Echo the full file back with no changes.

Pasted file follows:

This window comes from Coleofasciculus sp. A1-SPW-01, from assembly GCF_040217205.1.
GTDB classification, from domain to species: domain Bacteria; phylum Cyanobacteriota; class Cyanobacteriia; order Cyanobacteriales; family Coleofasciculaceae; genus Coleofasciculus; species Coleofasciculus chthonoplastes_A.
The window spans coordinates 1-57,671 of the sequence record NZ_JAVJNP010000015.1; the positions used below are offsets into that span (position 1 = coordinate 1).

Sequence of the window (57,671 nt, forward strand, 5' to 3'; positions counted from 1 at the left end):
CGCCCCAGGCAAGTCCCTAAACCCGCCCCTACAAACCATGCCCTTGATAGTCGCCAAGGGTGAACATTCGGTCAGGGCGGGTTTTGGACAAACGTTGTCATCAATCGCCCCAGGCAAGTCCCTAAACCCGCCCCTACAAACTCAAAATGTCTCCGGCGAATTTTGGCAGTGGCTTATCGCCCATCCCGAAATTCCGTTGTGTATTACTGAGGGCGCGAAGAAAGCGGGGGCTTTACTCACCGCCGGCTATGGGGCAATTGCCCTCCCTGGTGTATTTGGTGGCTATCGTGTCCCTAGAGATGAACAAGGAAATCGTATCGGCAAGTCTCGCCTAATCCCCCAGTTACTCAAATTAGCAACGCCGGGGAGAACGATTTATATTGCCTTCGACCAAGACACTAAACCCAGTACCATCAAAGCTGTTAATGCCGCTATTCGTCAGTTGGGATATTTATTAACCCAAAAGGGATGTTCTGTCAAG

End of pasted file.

This window comes from Coleofasciculus sp. A1-SPW-01, from assembly GCF_040217205.1.
GTDB classification, from domain to species: domain Bacteria; phylum Cyanobacteriota; class Cyanobacteriia; order Cyanobacteriales; family Coleofasciculaceae; genus Coleofasciculus; species Coleofasciculus chthonoplastes_A.
The window spans coordinates 1-57,671 of the sequence record NZ_JAVJNP010000015.1; the positions used below are offsets into that span (position 1 = coordinate 1).

Sequence of the window (57,671 nt, forward strand, 5' to 3'; positions counted from 1 at the left end):
CGCCCCAGGCAAGTCCCTAAACCCGCCCCTACAAACCATGCCCTTGATAGTCGCCAAGGGTGAACATTCGGTCAGGGCGGGTTTTGGACAAACGTTGTCATCAATCGCCCCAGGCAAGTCCCTAAACCCGCCCCTACAAACTCAAAATGTCTCCGGCGAATTTTGGCAGTGGCTTATCGCCCATCCCGAAATTCCGTTGTGTATTACTGAGGGCGCGAAGAAAGCGGGGGCTTTACTCACCGCCGGCTATGGGGCAATTGCCCTCCCTGGTGTATTTGGTGGCTATCGTGTCCCTAGAGATGAACAAGGAAATCGTATCGGCAAGTCTCGCCTAATCCCCCAGTTACTCAAATTAGCAACGCCGGGGAGAACGATTTATATTGCCTTCGACCAAGACACTAAACCCAGTACCATCAAAGCTGTTAATGCCGCTATTCGTCAGTTGGGATATTTATTAACCCAAAAGGGATGTTCTGTCAAG